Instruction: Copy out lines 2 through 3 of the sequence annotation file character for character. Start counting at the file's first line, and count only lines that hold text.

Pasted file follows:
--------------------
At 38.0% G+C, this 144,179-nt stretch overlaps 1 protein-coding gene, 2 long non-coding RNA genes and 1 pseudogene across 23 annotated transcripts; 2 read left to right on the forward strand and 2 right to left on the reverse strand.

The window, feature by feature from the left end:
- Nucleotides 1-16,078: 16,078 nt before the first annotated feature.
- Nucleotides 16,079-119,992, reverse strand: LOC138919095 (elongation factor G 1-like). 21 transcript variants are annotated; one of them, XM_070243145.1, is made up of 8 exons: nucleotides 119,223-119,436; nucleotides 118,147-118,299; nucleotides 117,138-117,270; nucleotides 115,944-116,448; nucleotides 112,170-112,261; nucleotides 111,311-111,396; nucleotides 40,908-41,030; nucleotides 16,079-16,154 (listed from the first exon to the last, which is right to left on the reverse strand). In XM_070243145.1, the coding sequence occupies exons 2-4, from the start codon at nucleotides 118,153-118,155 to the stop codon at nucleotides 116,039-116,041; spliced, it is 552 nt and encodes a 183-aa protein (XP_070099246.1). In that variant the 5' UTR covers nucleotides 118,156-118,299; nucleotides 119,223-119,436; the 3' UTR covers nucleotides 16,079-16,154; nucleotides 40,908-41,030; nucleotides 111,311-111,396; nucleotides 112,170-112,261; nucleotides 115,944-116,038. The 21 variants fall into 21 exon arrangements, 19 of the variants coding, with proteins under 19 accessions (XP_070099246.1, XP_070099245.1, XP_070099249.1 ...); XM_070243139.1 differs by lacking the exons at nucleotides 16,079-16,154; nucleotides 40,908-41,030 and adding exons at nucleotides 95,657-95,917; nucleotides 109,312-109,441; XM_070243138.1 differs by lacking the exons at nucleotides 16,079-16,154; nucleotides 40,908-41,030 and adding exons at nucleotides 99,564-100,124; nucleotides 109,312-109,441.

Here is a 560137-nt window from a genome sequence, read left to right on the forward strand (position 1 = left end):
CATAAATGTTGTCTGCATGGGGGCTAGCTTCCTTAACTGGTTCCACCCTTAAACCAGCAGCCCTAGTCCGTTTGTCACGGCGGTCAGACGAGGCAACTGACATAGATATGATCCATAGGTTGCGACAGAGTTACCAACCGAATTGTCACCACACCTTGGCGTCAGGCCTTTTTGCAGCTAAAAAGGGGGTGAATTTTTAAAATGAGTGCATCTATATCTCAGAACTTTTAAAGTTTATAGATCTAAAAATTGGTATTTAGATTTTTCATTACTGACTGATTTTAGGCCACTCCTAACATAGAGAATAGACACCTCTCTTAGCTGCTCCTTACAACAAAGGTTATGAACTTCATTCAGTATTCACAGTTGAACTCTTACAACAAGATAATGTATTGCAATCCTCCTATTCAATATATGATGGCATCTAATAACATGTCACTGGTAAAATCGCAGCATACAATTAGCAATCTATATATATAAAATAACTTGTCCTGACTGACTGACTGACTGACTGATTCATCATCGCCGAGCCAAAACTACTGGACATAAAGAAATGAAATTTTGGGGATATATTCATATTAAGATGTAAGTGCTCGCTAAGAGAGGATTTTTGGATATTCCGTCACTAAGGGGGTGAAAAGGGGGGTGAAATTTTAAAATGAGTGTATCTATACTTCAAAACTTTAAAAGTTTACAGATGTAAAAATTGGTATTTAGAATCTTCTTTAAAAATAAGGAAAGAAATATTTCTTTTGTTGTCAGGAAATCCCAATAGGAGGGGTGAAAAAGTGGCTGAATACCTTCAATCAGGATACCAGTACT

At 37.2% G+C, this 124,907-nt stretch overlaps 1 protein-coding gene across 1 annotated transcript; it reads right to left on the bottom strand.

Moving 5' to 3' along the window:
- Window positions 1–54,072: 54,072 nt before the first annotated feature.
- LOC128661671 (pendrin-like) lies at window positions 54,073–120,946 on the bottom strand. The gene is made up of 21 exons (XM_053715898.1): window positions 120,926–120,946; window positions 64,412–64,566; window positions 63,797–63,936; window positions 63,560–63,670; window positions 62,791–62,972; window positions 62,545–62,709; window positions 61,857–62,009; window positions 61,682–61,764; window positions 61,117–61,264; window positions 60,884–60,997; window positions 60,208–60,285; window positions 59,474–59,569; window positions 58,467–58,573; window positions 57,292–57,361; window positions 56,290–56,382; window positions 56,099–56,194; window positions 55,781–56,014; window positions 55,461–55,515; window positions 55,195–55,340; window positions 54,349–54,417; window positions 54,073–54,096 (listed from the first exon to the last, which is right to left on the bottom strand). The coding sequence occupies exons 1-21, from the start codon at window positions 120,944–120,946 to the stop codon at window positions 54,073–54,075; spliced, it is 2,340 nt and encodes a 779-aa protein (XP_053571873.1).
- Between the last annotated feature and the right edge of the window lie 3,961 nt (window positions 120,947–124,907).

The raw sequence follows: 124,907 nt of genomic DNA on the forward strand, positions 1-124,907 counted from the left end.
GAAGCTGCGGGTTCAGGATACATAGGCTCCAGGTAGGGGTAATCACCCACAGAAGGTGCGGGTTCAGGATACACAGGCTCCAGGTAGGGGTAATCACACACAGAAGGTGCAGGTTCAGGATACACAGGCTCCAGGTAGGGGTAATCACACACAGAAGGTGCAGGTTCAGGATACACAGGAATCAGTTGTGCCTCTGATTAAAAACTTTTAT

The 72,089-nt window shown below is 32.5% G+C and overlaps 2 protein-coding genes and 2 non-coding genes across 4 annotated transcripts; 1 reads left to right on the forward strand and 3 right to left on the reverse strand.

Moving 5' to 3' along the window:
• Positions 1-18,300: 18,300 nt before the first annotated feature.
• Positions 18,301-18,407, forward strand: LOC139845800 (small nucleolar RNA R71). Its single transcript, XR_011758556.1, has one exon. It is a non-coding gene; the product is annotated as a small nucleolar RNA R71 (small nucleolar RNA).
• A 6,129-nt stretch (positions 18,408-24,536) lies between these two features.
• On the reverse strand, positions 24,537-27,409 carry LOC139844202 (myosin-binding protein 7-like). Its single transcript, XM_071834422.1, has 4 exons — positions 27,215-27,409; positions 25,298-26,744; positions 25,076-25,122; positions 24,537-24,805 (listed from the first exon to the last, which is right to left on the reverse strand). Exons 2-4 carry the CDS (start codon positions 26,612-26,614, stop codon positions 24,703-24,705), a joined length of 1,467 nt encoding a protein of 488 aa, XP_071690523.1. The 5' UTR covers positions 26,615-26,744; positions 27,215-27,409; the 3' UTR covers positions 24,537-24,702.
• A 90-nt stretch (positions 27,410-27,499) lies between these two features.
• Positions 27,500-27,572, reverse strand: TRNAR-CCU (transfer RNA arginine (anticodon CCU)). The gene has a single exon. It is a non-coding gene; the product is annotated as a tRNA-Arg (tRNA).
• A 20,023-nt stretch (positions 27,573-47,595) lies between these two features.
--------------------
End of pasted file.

The window, feature by feature from the left end:
- Nucleotides 1-16,078: 16,078 nt before the first annotated feature.